Gene Gilbert

If anyone has any pictures of him, please send them to me and I will pass them along. My email is:

Monday, August 20, 2012

Possible bidder for county landfill?

I spoke to Keith Manz earlier today, who is leaving his position as the Director of Planning and Engineering to take over the role of Saratoga County's Public Works Commissioner, and he had some interesting news.

Manz says he is giving a walk-through of the Saratoga County landfill tomorrow morning, to a prospective bidder. He said that while he was interviewing for the new job, one of the main queries was how he could streamline the county and make it run more efficiently. One of his ideas, a popular one at that, is to privatize the county landfill. Manz is getting a running start at his new job, I wish him good luck.

Hello Saratoga County!

I am the new reporter at The Saratogian, taking over Michael Cignoli’s job as reporter for the county. I know Michael will be missed, but rest assured you will still find his words in our sports section.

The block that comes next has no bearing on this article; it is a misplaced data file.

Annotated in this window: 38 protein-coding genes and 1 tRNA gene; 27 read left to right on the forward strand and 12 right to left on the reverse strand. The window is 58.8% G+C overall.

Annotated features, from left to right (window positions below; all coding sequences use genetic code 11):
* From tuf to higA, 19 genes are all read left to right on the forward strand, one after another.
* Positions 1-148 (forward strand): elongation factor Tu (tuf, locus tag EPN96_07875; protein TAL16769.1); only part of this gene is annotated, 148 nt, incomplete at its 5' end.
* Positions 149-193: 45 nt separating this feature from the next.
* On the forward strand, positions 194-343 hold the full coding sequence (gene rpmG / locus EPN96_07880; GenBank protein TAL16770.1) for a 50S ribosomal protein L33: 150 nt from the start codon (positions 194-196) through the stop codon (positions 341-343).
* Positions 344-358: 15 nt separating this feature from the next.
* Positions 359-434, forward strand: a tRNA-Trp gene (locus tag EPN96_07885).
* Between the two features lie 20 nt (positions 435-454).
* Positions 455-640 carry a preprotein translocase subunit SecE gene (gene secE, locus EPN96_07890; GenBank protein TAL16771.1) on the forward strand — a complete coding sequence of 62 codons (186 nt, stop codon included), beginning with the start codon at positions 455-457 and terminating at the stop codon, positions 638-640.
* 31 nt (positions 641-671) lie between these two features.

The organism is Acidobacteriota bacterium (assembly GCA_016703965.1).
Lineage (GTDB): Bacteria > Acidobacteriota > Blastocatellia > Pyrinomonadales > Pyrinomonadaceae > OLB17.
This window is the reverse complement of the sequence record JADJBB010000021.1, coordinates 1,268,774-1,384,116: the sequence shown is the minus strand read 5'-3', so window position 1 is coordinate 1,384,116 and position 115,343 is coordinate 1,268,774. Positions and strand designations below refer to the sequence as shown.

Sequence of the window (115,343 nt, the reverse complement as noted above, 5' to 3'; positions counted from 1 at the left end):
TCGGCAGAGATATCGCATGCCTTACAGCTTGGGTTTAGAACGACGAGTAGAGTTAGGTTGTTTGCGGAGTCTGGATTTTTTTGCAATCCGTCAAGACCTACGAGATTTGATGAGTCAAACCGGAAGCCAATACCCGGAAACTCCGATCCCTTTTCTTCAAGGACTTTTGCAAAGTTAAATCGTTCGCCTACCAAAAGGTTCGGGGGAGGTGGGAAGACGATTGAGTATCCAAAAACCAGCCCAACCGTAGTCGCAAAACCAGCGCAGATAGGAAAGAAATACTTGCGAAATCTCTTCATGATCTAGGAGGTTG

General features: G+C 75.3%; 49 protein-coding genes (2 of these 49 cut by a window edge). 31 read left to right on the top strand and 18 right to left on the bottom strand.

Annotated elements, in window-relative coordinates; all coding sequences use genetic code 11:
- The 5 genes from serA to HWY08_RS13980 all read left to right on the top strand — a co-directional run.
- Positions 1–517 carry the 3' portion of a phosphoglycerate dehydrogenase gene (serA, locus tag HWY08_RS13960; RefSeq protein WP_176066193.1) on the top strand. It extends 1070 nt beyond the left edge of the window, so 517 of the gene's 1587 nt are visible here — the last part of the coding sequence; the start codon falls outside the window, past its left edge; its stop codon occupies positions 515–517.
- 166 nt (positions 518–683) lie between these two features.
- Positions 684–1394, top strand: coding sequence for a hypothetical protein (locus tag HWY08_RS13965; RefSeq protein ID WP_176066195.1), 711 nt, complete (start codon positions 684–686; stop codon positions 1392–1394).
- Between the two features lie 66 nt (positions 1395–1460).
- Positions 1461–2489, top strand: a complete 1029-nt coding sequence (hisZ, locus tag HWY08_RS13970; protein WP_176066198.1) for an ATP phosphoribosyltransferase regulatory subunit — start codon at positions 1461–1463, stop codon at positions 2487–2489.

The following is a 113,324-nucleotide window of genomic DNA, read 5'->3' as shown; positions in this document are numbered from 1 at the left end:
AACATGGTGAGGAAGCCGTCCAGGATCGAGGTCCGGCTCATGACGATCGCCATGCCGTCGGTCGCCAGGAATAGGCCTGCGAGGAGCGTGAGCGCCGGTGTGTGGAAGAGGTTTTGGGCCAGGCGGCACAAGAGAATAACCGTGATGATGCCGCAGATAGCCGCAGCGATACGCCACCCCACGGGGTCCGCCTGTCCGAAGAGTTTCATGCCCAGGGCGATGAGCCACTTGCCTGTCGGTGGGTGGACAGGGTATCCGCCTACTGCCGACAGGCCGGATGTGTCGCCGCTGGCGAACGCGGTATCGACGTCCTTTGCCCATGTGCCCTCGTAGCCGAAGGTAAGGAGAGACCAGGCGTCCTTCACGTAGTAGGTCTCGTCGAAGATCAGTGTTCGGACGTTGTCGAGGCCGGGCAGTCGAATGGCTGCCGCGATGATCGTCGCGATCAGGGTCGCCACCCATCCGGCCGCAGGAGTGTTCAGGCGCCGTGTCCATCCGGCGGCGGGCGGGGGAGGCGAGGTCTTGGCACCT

A little bit about me: I recently graduated from Temple University in Philadelphia, where I earned a B.A. in Journalism. I specialized in photo journalism and had a photography internship at The Philadelphia Inquirer. After my internship I was driven to get a reporting job that would still let me play around with photography and videography on my down times. 

I grew up in Central Pennsylvania and I’m excited to be leaving the city life for Saratoga Springs, I couldn’t have imagined a better place to relocate. Everyone I run into and work with have been incredibly kind, from the people serving me coffee at Uncommon Grounds to the Town Supervisors I interview for articles. For that, I say thank you Saratoga Springs. It isn’t easy moving to a new place alone but the residents of Saratoga County have certainly eased the burden. 

If you are interested in seeing any samples of my photojournalism, take a look at:

Monday, June 18, 2012

A bizarre county stat 6/18

A remarkable streak could come to an end during Tuesday afternoon’s meeting of the Saratoga County Board of Supervisors.

The 23-member board is expected to vote on whether to charge for-profit emergency medical service providers, like Empire Ambulance, to tap into the county’s 911 dispatch system.

The Board of Supervisors, on a bad year, will review more than 200 resolutions. Virtually all of them are approved unanimously because the county’s lower committees work out the kinks ahead of time.